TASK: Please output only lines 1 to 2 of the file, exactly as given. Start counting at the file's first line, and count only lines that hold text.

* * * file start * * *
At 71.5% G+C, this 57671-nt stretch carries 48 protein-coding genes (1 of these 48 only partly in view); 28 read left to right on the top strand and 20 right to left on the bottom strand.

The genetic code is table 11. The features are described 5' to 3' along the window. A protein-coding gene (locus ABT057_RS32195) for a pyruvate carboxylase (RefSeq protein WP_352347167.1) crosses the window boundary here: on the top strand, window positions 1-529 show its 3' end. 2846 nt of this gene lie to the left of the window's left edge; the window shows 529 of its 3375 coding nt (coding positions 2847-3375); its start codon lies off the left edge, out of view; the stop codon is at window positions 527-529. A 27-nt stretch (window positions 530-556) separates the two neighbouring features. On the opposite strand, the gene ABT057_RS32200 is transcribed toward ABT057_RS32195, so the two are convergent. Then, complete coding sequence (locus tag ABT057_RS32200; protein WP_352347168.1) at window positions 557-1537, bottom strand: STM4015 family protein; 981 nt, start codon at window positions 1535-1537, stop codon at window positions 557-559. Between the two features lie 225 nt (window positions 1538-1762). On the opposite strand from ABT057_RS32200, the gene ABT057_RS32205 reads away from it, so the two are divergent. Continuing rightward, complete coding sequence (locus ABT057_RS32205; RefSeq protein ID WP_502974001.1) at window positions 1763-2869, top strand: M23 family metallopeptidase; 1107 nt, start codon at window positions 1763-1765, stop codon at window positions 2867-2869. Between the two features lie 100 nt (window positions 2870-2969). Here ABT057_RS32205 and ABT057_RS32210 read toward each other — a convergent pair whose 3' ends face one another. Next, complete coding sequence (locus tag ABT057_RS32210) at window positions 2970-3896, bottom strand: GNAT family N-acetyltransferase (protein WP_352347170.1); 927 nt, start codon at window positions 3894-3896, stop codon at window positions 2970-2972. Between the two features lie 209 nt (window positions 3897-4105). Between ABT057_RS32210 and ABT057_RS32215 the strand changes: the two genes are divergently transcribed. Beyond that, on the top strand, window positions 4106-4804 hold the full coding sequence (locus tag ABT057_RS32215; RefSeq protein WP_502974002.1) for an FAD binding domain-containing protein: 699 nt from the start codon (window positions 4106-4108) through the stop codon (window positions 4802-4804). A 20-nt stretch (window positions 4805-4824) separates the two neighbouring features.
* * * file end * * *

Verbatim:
At 71.5% G+C, this 57671-nt stretch carries 48 protein-coding genes (1 of these 48 only partly in view); 28 read left to right on the top strand and 20 right to left on the bottom strand.

The genetic code is table 11. The features are described 5' to 3' along the window. A protein-coding gene (locus ABT057_RS32195) for a pyruvate carboxylase (RefSeq protein WP_352347167.1) crosses the window boundary here: on the top strand, window positions 1-529 show its 3' end. 2846 nt of this gene lie to the left of the window's left edge; the window shows 529 of its 3375 coding nt (coding positions 2847-3375); its start codon lies off the left edge, out of view; the stop codon is at window positions 527-529. A 27-nt stretch (window positions 530-556) separates the two neighbouring features. On the opposite strand, the gene ABT057_RS32200 is transcribed toward ABT057_RS32195, so the two are convergent. Then, complete coding sequence (locus tag ABT057_RS32200; protein WP_352347168.1) at window positions 557-1537, bottom strand: STM4015 family protein; 981 nt, start codon at window positions 1535-1537, stop codon at window positions 557-559. Between the two features lie 225 nt (window positions 1538-1762). On the opposite strand from ABT057_RS32200, the gene ABT057_RS32205 reads away from it, so the two are divergent. Continuing rightward, complete coding sequence (locus ABT057_RS32205; RefSeq protein ID WP_502974001.1) at window positions 1763-2869, top strand: M23 family metallopeptidase; 1107 nt, start codon at window positions 1763-1765, stop codon at window positions 2867-2869. Between the two features lie 100 nt (window positions 2870-2969). Here ABT057_RS32205 and ABT057_RS32210 read toward each other — a convergent pair whose 3' ends face one another. Next, complete coding sequence (locus tag ABT057_RS32210) at window positions 2970-3896, bottom strand: GNAT family N-acetyltransferase (protein WP_352347170.1); 927 nt, start codon at window positions 3894-3896, stop codon at window positions 2970-2972. Between the two features lie 209 nt (window positions 3897-4105). Between ABT057_RS32210 and ABT057_RS32215 the strand changes: the two genes are divergently transcribed. Beyond that, on the top strand, window positions 4106-4804 hold the full coding sequence (locus tag ABT057_RS32215; RefSeq protein WP_502974002.1) for an FAD binding domain-containing protein: 699 nt from the start codon (window positions 4106-4108) through the stop codon (window positions 4802-4804). A 20-nt stretch (window positions 4805-4824) separates the two neighbouring features.